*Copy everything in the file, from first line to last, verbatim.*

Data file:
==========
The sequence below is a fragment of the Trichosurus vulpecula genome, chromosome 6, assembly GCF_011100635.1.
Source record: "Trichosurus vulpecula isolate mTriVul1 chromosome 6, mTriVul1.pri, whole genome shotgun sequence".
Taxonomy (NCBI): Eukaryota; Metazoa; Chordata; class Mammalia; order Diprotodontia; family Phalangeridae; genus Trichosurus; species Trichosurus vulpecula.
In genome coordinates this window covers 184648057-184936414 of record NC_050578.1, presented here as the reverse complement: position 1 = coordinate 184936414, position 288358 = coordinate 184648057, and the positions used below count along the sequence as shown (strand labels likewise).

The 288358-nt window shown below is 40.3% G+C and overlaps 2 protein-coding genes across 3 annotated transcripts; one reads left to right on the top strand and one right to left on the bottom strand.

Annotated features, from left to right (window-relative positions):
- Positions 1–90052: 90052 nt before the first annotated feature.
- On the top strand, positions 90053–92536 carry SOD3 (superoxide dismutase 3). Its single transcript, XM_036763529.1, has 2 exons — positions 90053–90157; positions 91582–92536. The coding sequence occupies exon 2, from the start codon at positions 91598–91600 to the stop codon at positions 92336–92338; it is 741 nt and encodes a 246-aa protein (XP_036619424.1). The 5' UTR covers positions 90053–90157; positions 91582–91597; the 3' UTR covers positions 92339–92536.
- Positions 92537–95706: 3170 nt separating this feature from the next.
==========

The sequence below is a fragment of the Trichosurus vulpecula genome, chromosome 6, assembly GCF_011100635.1.
Source record: "Trichosurus vulpecula isolate mTriVul1 chromosome 6, mTriVul1.pri, whole genome shotgun sequence".
Taxonomy (NCBI): Eukaryota; Metazoa; Chordata; class Mammalia; order Diprotodontia; family Phalangeridae; genus Trichosurus; species Trichosurus vulpecula.
In genome coordinates this window covers 184648057-184936414 of record NC_050578.1, presented here as the reverse complement: position 1 = coordinate 184936414, position 288358 = coordinate 184648057, and the positions used below count along the sequence as shown (strand labels likewise).

The 288358-nt window shown below is 40.3% G+C and overlaps 2 protein-coding genes across 3 annotated transcripts; one reads left to right on the top strand and one right to left on the bottom strand.

Annotated features, from left to right (window-relative positions):
- Positions 1–90052: 90052 nt before the first annotated feature.
- On the top strand, positions 90053–92536 carry SOD3 (superoxide dismutase 3). Its single transcript, XM_036763529.1, has 2 exons — positions 90053–90157; positions 91582–92536. The coding sequence occupies exon 2, from the start codon at positions 91598–91600 to the stop codon at positions 92336–92338; it is 741 nt and encodes a 246-aa protein (XP_036619424.1). The 5' UTR covers positions 90053–90157; positions 91582–91597; the 3' UTR covers positions 92339–92536.
- Positions 92537–95706: 3170 nt separating this feature from the next.